How climate change threatens Asia’s metropolises

Air pollution is increasing, water quality is decreasing. Climate change brings enormous risks with it. Asia’s metropolises are particularly hard hit, with Jakarta and Delhi right at the top of a risk list.

Bad air quality: The smog in the Indian capital New Delhi makes a clear view impossible.

Mhe rapidly increasing urbanization also increases the risks of environmental pollution and climate change for large cities. Asian metropolises are particularly affected, and more and more people are pouring into them looking for work and education. “Environmental risks due to falling air quality, natural hazards and the availability of water are multiplying due to climate change. Asia is at the top of almost 600 of the world’s largest cities, ”says Matt Moshiri, President of the UK consultancy Verisk Maplecroft, summarizing the results of a risk study conducted by his company.

There is no time for a romantic view of the situation: “Londoners may enjoy warmer days in the park and an Italian coffee house culture, but the reality for most cities is far-reaching productivity losses, is causing air conditioning prices to skyrocket and is taking a bitter toll Heat-related illnesses. “Ducking away is not possible:” Agriculture, the manufacturing industry and other outdoor activities are hit hardest, but real estate investors and government officials can no longer overlook the dangers lurking in just 30 years. “

Asia’s metropolises at the top of the risk list

Almost all of the cities most affected by environmental and climate change impacts are in Asia. The Indonesian capital Jakarta, where more than 10 million people live, tops the risk list. “Around the globe, 414 cities with more than 1.4 billion inhabitants are threatened by high or extreme risks, a consequence of poisoning, shrinking water supplies, extreme heat stress, natural disasters and vulnerability to climate change. The risks to citizens, real estate and the business world will only increase, ”warns Will Nichols, who leads Verisk Maplecroft’s climate research.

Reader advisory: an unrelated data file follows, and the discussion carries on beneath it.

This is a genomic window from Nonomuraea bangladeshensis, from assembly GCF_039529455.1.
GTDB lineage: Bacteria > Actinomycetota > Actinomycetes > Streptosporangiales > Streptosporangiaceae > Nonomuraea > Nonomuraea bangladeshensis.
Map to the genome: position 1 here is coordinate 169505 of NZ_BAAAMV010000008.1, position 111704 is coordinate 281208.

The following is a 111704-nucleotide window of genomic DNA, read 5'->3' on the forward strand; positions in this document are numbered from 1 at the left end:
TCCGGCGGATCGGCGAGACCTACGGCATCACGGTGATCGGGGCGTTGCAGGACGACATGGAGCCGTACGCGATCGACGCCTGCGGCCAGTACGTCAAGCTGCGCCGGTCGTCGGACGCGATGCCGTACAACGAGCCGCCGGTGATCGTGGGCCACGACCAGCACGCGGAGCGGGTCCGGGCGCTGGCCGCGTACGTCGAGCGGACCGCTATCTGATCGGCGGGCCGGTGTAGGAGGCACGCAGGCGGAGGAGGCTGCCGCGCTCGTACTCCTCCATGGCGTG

Image: Verisk Maplecroft

As a country, India is once again hardest hit: 13 of the 20 most threatened cities are on the subcontinent. The capital Delhi is in second place, the coastal city of Chennai, in which the German automotive industry is also investing, in third place. The economic metropolis of Mumbai ranks 29th. As early as 2019, the polluted air caused one in five deaths in India, which led to economic losses of 36 billion dollars. China and India are home to 286 of the world’s 336 million city dwellers at extreme risk of air pollution. “If you add the high-risk cities, their number rises to 642 million people.”

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Jakarta suffers from air pollution, natural disasters and floods. In 2019, President Joko Widodo admitted that the government was forced to move to East Kalimantan due to Jakarta’s environmental risks. So far, Indonesia is planning to become greenhouse gas neutral by 2070 – which practically all scientists consider to be far too late. Since traffic accounts for 46 percent of air pollution in Jakarta, the city administration is trying to restrict it and make the new subway more attractive.

Karachi and Manila will also feel the consequences of climate change massively. In this area, however, African cities such as Lagos and Kinshasa top the list. “African cities will look particularly bad because their continent is not only at the mercy of climate extremes, but is also least able to compensate for their consequences,” says Nichols.